Quotes from the French Revolution, Probably

Everyone has heard the tale of Marie Antoinette brushing off the famine riots around Paris that signaled the eruption of the French Revolution. “Let them eat cake,” she allegedly said, probably while languishing under the weight of her diamonds. The diamonds part might be true, but the quote is actually taken from Rousseau’s Confessions, which was written several years before the start of the revolution. In his book, a foreign princess said it though, and since Marie Antoinette was a foreign princess who became Queen of France, I guess some of the revolutionaries thought it was close enough.

In that spirit, I’ve compiled a list of ‘probable’ quotes. The wording obviously isn’t historically accurate, but the sentiments or contexts are based in history, and – affectionately – mocked. I loved researching this time period, flaws and all.

Marie Antoinette:  Oh, ha ha, more jokes about cake. There is no cake – I never said that. I’ve had Rousseau read to me, I recognize this quote, I know it predates the revolution. People think I don’t know anything, but I actually really enjoy sitting in a rose-petal bath and sipping on hot chocolate infused with orange blossoms while having my maid read to me.


Marie Antoinette

Count von Fersen: No, no, I’m definitely not having an affair with the Queen. Lurking in the corridors near her rooms at night is just my hobby. It’s very restful.


Axel von Fersen

Apathetic advisor:  Since the Bastille has been torn down, the people might as well wear pieces of it as jewelry. That makes sense. There is literally no other use for the stone of a demolished building.

King Louis XVI: So what if I wrote ‘nothing’ in my journal on the day the Bastille fell? It’s not a revolutionary journal, it’s a hunting journal, and I didn’t hunt anything that day. It doesn’t mean I don’t care about revolutionary news. I just don’t have a separate journal for it, like I do for hunting.


Louis XVI

Fervent revolutionary: What do you mean it’s disrespectful to wear clothes in a colour called Foulon’s blood? I mean, he’s already dead. He lived through three botched hanging attempts before being beheaded, and his dead mouth stuffed with hay. Being the namesake of a special shade of crimson is more than a hastily murdered man can expect, really. He’d appreciate it if he could.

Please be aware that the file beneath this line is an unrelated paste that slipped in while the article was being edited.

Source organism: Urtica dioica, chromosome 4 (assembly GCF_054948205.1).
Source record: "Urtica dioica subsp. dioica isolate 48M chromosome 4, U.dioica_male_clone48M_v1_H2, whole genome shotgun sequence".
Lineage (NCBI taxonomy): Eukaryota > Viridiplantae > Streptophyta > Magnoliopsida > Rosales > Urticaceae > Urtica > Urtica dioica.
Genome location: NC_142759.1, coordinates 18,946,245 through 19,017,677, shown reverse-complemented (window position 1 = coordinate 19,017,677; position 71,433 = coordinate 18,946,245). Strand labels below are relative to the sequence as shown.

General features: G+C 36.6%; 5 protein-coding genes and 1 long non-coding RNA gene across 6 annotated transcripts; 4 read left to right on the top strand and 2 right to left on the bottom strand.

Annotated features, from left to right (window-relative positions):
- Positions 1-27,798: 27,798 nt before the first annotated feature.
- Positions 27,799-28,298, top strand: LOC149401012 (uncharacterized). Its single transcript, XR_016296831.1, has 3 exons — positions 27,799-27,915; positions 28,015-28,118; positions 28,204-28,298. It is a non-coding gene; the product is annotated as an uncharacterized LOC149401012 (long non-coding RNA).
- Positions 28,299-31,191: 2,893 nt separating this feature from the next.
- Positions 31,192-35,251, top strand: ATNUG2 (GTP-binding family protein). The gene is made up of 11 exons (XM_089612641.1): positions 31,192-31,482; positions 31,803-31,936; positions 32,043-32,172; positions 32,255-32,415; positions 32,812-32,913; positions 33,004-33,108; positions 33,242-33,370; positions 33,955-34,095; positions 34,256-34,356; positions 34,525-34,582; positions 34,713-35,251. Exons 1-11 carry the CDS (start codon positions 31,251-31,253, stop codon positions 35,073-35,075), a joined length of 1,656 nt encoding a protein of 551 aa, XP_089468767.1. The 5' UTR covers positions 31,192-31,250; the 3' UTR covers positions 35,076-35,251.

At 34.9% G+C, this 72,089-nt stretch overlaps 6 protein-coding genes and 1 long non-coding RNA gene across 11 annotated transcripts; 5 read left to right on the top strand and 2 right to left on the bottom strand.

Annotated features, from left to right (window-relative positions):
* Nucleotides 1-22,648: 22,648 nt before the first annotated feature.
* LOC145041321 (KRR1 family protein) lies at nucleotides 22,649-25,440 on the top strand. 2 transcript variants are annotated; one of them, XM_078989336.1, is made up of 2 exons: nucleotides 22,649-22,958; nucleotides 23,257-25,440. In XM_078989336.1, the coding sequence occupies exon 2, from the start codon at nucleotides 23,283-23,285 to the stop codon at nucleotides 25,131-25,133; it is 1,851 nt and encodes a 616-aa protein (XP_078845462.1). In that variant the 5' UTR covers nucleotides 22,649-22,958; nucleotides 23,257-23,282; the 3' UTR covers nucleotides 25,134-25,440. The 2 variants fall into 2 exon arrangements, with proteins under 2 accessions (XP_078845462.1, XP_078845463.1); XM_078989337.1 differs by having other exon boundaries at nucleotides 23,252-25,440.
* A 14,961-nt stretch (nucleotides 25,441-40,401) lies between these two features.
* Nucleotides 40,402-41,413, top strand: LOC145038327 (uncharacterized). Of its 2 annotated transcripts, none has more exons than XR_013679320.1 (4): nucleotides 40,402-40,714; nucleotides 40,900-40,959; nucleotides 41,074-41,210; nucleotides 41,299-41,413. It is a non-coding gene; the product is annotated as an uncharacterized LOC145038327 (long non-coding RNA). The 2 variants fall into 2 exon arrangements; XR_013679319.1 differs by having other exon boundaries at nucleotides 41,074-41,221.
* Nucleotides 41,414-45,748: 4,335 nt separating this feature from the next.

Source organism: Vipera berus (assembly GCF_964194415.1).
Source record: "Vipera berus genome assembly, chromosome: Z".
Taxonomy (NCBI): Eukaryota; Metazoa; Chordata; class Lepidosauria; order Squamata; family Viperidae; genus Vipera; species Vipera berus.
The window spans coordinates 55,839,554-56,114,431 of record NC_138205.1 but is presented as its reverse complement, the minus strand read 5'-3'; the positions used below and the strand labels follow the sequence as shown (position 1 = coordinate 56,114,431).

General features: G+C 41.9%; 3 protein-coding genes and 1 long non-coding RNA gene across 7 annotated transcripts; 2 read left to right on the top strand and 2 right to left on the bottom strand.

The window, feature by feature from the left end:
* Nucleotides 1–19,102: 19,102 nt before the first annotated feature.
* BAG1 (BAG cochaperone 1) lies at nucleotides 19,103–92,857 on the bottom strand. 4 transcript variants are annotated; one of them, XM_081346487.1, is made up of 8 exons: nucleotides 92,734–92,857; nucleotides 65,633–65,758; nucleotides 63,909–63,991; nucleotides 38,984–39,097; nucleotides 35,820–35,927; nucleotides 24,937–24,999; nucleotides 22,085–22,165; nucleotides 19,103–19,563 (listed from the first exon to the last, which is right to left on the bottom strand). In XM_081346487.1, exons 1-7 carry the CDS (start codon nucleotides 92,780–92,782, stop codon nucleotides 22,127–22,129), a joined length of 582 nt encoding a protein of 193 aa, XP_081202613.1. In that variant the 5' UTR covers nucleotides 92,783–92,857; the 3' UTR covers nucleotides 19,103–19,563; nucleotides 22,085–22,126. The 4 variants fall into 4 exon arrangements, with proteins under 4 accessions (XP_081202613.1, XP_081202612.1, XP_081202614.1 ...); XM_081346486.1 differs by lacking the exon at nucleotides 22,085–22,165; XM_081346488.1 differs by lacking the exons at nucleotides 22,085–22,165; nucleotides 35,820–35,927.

Marie Antoinette:  I know the revolution means the only socially acceptable colours for clothes this season are red, white, and blue, but I’m the Queen, so… purple is okay. It’s just red and blue mixed.

Overwhelmed revolutionary: You know, when we angrily stormed Versailles, I kind of forgot we’d still have to walk all the way back to Paris after. Can’t we just….stay here? It seems like there is enough room.

Hungry peasant: No, I will not eat that potato. It’s a heathen plant from a heathen civilization, and it makes wrong, misshapen roots that should only be eaten by witches and pigs. Potatoes are like nightshade and ugly, I will not eat them.  I refuse to believe that anyone will willingly eat potatoes, ever.


King Louis XVI Are the people still mad about inequality? Oh. That’s unfortunate. I kind of had plans to study a new kind of lock and then eat cheese.

Marquis de Lafayette: Of course I didn’t want to open fire on a crowd of bystanders, but these things happen in revolutions. This is my second one. Trust me, I’m a revolution expert. Isn’t that why you made me commander of the National Guard?


Fervent revolutionary: The Tennis Court Oath is not a stupid name. If you had been there, in that special tennis court…then you’d understand. Nope, it’s too late, you’ll never get it and now I’m suspicious of you. I’ll go ahead and put your name forward as a despicable royalist.

Resigned revolutionary:  Sorry I’m late for lunch, I got held up at the Place du Carrousel because they were moving the guillotine. That thing can really block a street.



Maximilien Robespierre: Becoming such a powerful person is certainly not going to backfire in these volatile times. Why, the mere suggestion has raised my suspicion of you. Of course I have extensively studied Rousseau, and many other philosophies. NO he did not write that ‘Let them eat cake’ phrase. You know what? You can just go straight to the guillotine now.



Marie Antoinette: I know I’m fleeing Paris in disguise with my family, under great risk, but I cannot pack any lighter than this. Give me the bulky slow carriage.



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